In this study, we investigate the mechanism of the trafficking of Lyn from the Golgi to the plasma membrane. We show that the C-lobe of the Lyn kinase domain associates with ACSL3 when Lyn has an open conformation, thereby initiating the export of Lyn from the Golgi. Our results provide the first demonstration of a direct role of the Lyn kinase C-lobe in Golgi export of Lyn.
Association of the Lyn kinase C-lobe with ACSL3
We previously showed that the trafficking of newly synthesized Lyn from the Golgi to the plasma membrane involves the four charged amino acid residues (Asp346, Glu353, Asp498 and Asp499) in the C-lobe of the Lyn kinase domain (Kasahara et al., 2004). We thus hypothesized that the Lyn C-lobe has a role in Lyn trafficking through a protein-protein interaction. To search for a protein that associates with the Lyn C-lobe, we constructed a glutathione-S-transferase (GST)-Lyn C-lobe fusion protein (GST-C-lobe), which encompasses amino acids 326-506 in Lyn (Fig. 1A). We found that a 70 kDa protein (p70) was pulled down with GST-C-lobe but not with GST alone from Triton-X-100-treated HeLa cell lysates (Fig. 1B). We then constructed GST-C-lobe-mt, an alanine-substitution mutant (Fig. 1A). p70 could be pulled down with GST-C-lobe-mt but to a lesser extent than seen with GST-C-lobe (Fig. 1B), suggesting that p70 preferentially associates with the intact C-lobe. Consequently, the p70 band was excised and subjected to proteolytic cleavage followed by MALDI-TOF-MS. The peptide derived from p70 (VLSEAAISASLEK) exhibited 100% identity with the amino acid sequence of human long-chain acyl-CoA synthetase-3 (ACSL3; EC 184.108.40.206).
To verify the association of the Lyn C-lobe with ACSL3 in vitro, we expressed N-terminally Myc-tagged ACSL3 (Myc-ACSL3; Fig. 4A) in COS-1 cells. Upon 5-minute incubation with Myc-ACSL3-containing Triton X-100 cell lysates at 4°C Myc-ACSL3 was pulled down preferentially with GST-C-lobe rather than GST-C-lobe-mt, although upon incubation at 4°C for 2 hours, Myc-ACSL3 could be pulled down with GST-C-lobe-mt to a similar extent as that with GST-C-lobe (Fig. 1C). Next, we tested whether Lyn was associated with ACSL3 in vivo. When Lyn-HA and Myc-ACSL3 were coexpressed in COS-1 cells, Lyn-HA was coimmunoprecipitated with Myc-ACSL3 and vice versa (Fig. 1D). Similarly to Lyn-HA, kinase-inactive Lyn(K275A)-HA was coimmunoprecipitated with Myc-ACSL3 (Fig. 1E). These results suggest that Lyn is associated with ACSL3 in a manner that is independent of the Lyn kinase activity.
We hypothesized that the charged residues in the C-lobe are exposed to the molecular surface of Lyn when it is in an open conformation (Kasahara et al., 2004). Since a closed, repressed conformation of Src-family kinases is created by CSK-mediated phosphorylation of their C-terminal tyrosine residue, we examined whether overexpression of CSK could inhibit the association of Lyn with ACSL3. COS-1 cells were triply cotransfected with wild-type Lyn (Lyn-wt), Myc-ACSL3 and CSK. Western blot analysis confirmed that the kinase activity of Lyn-wt was decreased because of the induction of a closed conformation of Lyn-wt by overexpression of CSK. Intriguingly, the association of Lyn-wt with Myc-ACSL3 was affected by CSK overexpression (Fig. 1F), suggesting that a closed conformation of Lyn inhibits its association with ACSL3.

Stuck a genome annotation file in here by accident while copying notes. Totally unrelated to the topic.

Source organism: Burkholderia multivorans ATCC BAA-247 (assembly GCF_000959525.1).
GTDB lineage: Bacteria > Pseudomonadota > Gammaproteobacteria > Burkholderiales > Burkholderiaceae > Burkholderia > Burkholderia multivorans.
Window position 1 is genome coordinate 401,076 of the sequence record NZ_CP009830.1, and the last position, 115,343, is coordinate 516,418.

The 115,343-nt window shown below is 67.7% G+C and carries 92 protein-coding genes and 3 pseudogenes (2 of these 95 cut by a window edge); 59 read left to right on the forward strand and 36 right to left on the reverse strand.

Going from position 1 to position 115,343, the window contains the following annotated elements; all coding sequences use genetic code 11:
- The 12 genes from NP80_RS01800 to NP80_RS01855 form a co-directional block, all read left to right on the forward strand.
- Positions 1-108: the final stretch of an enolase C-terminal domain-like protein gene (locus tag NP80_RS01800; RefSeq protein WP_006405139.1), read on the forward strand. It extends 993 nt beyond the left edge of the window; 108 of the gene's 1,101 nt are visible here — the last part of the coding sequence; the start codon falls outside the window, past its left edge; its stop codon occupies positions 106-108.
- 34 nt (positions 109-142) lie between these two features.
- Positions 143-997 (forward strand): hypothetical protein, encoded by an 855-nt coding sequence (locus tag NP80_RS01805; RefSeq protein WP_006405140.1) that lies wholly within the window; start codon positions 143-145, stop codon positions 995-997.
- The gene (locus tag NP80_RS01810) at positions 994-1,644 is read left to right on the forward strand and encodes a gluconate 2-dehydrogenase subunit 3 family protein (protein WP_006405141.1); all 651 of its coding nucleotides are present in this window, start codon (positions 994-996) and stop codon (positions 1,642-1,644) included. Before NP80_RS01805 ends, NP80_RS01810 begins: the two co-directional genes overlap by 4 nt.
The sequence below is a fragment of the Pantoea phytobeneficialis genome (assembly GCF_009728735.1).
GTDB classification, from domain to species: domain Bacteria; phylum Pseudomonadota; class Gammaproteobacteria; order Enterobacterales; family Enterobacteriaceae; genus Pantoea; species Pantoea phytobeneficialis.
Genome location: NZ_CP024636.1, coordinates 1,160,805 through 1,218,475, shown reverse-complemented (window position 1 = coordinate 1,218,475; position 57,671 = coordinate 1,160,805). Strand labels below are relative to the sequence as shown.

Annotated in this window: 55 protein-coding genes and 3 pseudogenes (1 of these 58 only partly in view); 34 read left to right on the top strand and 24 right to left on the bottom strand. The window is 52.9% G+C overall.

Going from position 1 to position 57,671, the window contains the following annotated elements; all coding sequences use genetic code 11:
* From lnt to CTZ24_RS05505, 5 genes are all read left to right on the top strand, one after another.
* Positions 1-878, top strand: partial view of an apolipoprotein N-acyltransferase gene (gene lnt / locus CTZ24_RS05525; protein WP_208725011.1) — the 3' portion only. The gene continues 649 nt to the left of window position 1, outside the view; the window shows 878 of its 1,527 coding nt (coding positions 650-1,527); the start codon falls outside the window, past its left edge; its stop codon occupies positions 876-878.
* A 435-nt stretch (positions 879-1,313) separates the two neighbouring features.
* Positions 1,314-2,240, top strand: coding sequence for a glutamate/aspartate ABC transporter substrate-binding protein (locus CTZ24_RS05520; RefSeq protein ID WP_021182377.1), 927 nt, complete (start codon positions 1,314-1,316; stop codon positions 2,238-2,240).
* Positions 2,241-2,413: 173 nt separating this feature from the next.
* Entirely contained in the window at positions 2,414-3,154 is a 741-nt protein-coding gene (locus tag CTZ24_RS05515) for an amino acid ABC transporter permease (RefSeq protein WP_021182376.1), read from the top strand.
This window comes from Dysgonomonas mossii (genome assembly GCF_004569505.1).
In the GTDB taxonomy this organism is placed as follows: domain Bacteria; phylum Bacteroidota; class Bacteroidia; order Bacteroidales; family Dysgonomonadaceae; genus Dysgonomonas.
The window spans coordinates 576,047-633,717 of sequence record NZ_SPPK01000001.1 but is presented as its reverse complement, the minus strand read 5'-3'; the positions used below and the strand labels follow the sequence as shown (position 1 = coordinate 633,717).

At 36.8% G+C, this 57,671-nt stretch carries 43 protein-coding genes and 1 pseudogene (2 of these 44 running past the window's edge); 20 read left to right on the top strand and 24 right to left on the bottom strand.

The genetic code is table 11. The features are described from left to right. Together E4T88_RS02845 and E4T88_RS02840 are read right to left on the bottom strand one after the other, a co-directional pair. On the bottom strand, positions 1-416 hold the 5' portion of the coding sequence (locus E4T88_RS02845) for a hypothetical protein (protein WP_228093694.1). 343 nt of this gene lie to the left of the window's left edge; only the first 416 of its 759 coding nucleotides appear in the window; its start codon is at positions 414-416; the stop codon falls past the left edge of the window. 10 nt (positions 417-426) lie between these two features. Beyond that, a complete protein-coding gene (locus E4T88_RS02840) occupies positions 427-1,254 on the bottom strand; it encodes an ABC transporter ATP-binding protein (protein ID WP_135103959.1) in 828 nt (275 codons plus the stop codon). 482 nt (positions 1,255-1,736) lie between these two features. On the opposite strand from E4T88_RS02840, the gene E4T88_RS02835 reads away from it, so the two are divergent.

Using anti-ACSL3 antibody that recognises both Myc-ACSL3 and endogenous ACSL3 in COS-1 and HeLa cells (Fig. 1G; supplementary material Fig. S1), we showed that two alternative spliced isoforms of endogenous Lyn were associated with endogenous ACSL3 (Fig. 1H). Although a fraction of ACSL3 appeared in the immunoprecipitate with control antibody, actin did not appear in the immunoprecipitates, suggesting that ACSL3 might nonspecifically interact with immunoglobulin and/or protein-G-bound beads. Furthermore, ACSL3 was seen with the Golgi caveolin and β-1,4-galactosyltransferase (GalT) where Lyn accumulated, despite colocalization of Myc-ACSL3 largely with ER-resident calnexin (supplementary material Fig. S2). We then transfected COS-1 cells with Lyn-wt to examine the localization of Lyn and ACSL3, because endogenous Lyn could not be visualized owing to its low expression in COS-1 cells. At 18 hours after transfection, Lyn-wt was localized to the Golgi and the plasma membrane. Endogenous ACSL3 was seen mainly at the perinuclear areas but not at the plasma membrane, consistent with previous studies (Fujimoto et al., 2004), and Lyn-wt was colocalized with endogenous ACSL3 at the Golgi, but not the plasma membrane (Fig. 1I, upper panels). In addition, Lyn-wt was colocalized with Myc-ACSL3 at the Golgi but not the plasma membrane in COS-1 cells cotransfected with Lyn-wt and Myc-ACSL3 (Fig. 1I, lower panels). Localization of Myc-ACSL3 was comparable with that of endogenous ACSL3 (Fig. 1G). These results suggest that Lyn is associated with ACSL3 at the Golgi.